Landscape In Walker, Tyne And Wear
A Victorian public park in Walker, Newcastle with links to Robert Burns and its own population of Ring Necked Parakeets.
Walker Park was opened in 1891 on land leased to Walker Board by Newcastle Corporation. The park was built for the large and growing community which developed alongside the expanding industrial area. Facilities in the park included a promenade, bowling greens and pavilion, a lake, tennis courts, meandering walks through woodland overlooking the picturesque Walker Dene and Christ's Church beyond. The park was enclosed by a band of trees and shrubs planted along the boundary.
In 1901 a statue commemorating Robert Burns was erected by the local Burns Club supported by the numerous ship builders who moved to Walker from Clydesdale. In 1921 a memorial was unveiled to 5th Northumberland Fusiliers, 1914-18. By the 1940s the layout had been altered with a new bandstand, additional tree and shrub planting and the relocation of the tennis courts. Following a design competition in 1988 parts of the park were renewed with a new entrance at the south west corner, a new play area, paths, shrub beds, an amphitheatre, five aside area, grassed dry lake, bowling pavilion, lighting and seating areas. Despite the changes to the layout the original boundary, some compartments, the majority of the original path routes and many trees have survived.
A further restoration of Walker Park took place in 2016 using funding from the Heritage Lottery Fund and Newcastle City Council which saw the creation of a new skate park, community orchard, amphitheatre and park café, the reinstatement of the statue to Robert Burns and enhancement of the existing planting on site with new shrub and hedge planting and wildflower meadows in the dry lake. The Robert Burns statue was created using the broken pieces of the original which were found in a works depot, having arrived there via a period in Heaton Park. New pieces were moulded to fit the original bits and a new cast was taken. The repaired original is now in the café while a new cast was mounted on a new plinth and points towards Burns' home town of Ayr.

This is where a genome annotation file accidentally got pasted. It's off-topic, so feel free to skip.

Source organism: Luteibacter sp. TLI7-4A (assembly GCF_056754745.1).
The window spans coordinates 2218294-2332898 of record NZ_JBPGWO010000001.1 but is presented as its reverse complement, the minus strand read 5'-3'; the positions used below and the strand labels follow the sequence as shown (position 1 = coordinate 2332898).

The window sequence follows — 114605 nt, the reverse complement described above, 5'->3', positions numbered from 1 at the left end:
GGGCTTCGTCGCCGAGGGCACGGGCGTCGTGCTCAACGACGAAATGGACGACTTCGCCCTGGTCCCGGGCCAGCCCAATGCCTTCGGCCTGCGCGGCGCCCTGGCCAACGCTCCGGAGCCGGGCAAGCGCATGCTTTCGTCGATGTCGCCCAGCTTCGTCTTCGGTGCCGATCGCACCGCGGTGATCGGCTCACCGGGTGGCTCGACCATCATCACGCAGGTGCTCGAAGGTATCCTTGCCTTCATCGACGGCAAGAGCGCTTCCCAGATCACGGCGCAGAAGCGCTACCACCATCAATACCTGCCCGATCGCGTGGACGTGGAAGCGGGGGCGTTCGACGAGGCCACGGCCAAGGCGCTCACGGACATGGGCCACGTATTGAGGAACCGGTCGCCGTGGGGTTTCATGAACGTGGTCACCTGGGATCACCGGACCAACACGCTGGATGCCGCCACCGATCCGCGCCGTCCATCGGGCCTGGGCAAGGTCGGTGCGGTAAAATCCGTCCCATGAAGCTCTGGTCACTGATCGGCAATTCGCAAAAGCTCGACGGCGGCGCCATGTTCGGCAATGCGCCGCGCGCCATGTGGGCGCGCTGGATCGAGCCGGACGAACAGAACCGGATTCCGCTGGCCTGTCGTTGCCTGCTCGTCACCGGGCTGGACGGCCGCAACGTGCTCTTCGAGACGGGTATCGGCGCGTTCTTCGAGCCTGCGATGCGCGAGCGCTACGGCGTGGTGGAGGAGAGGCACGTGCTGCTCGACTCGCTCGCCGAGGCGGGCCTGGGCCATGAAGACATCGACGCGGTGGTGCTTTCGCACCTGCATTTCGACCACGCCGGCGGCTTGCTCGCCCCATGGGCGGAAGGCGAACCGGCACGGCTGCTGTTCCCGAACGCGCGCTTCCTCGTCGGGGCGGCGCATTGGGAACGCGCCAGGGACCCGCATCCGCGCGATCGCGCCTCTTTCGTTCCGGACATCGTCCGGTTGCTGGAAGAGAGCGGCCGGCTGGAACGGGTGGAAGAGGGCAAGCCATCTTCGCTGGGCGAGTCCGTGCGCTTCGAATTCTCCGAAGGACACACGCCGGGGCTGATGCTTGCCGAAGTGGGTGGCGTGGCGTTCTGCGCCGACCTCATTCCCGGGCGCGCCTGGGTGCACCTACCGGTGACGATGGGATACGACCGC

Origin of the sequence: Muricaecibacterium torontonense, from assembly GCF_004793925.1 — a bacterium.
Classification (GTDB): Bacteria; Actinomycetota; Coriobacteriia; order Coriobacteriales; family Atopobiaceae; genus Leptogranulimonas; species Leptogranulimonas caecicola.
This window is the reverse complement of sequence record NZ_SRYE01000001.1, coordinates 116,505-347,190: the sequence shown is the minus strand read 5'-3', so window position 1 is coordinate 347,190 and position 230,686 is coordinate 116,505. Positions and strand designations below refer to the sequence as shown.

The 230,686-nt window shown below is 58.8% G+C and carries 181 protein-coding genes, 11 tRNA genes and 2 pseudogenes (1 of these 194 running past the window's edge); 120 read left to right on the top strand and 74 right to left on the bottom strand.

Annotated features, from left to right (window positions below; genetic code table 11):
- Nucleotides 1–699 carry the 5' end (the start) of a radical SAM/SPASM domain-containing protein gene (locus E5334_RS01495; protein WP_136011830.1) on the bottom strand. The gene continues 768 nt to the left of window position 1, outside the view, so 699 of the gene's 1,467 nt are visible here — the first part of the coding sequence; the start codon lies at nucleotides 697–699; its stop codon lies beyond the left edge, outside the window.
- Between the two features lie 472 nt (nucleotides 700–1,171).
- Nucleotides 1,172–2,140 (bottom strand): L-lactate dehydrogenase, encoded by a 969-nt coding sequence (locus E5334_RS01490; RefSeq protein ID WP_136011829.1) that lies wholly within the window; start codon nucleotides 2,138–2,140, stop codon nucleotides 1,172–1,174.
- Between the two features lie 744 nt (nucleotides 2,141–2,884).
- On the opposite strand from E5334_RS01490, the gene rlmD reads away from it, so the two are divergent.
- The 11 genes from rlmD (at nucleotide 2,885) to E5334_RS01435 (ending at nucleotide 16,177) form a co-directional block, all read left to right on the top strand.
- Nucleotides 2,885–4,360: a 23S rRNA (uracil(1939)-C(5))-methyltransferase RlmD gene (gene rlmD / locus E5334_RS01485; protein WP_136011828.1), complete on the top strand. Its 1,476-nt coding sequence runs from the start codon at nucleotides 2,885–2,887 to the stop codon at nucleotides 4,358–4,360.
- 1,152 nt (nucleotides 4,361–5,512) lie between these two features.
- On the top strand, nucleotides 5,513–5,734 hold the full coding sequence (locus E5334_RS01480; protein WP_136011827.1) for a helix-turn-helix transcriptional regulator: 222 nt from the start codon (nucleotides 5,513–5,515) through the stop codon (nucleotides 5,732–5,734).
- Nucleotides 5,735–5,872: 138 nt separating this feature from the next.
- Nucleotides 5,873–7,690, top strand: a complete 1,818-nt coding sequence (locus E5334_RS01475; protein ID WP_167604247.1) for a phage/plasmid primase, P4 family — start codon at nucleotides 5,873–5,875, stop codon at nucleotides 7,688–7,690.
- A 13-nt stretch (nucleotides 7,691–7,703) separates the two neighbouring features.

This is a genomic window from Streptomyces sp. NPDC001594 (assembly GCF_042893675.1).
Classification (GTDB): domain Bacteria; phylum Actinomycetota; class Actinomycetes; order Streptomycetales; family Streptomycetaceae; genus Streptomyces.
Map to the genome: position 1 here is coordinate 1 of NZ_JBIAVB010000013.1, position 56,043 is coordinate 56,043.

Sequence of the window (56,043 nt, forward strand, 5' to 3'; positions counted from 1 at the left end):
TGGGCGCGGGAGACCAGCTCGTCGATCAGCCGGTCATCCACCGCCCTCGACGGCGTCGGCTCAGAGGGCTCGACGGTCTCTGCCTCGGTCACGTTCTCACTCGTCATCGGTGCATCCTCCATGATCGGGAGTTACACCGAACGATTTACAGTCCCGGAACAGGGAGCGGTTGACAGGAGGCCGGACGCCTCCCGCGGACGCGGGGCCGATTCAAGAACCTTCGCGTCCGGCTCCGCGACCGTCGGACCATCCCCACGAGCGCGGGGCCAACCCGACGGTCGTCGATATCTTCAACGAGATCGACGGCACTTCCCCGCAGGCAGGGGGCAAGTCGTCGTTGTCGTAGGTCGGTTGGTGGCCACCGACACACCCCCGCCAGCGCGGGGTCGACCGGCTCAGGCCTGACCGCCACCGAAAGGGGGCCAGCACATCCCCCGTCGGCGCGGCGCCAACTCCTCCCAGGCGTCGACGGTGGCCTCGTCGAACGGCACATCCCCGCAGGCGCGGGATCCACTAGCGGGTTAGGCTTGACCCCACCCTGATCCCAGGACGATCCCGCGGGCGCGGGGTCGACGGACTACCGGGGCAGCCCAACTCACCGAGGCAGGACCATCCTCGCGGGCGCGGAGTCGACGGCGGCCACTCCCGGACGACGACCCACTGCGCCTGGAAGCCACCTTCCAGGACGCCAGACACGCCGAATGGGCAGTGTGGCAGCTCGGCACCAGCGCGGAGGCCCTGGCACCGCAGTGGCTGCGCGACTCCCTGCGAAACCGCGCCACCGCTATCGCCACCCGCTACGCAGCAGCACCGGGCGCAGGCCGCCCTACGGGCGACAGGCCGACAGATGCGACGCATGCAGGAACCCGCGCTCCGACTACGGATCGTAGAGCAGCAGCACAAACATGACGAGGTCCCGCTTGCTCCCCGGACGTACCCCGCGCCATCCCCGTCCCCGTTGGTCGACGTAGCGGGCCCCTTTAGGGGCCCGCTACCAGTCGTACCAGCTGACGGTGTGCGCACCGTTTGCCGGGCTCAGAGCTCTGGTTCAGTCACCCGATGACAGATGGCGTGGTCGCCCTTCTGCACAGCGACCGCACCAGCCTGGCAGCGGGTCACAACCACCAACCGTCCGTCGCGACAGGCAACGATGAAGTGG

The setting of the War Memorial to the 5th Northumberland Fusiliers was improved with a large gathering area created for Remembrance Sunday crowds made of stone paving which is carved with the “Fighting Fifth” and “The Church Street Boys” as they were known, their battle honours and the inscription “They shall have a crown of glory that fadeth not away”. New entrance plaques and interpretation panels were also installed to reflect the history and points of interest within the park.
One interesting, and perhaps unexpected, bit of information about Walker Park is that it has its very own population of wild Ring Necked Parakeets! You will no doubt hear them before you see them if you visit but you can often see the bright green, parrot like birds flying over and around the park, giving it a strange exotic feel, which is something not many people have said about Walker!
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There are a number of entrances to the park along Wharrier Street but the main access is at the corner of Wharrier Street and Scrogg Road.
Place contributed by Andrew Gardner
I love being outdoors, in nature, and experiencing the relaxation it brings. Wandering through the northern countryside seeing unexpected buildings, historic places and occasionally surprised wildlife is one of life's great pleasures.
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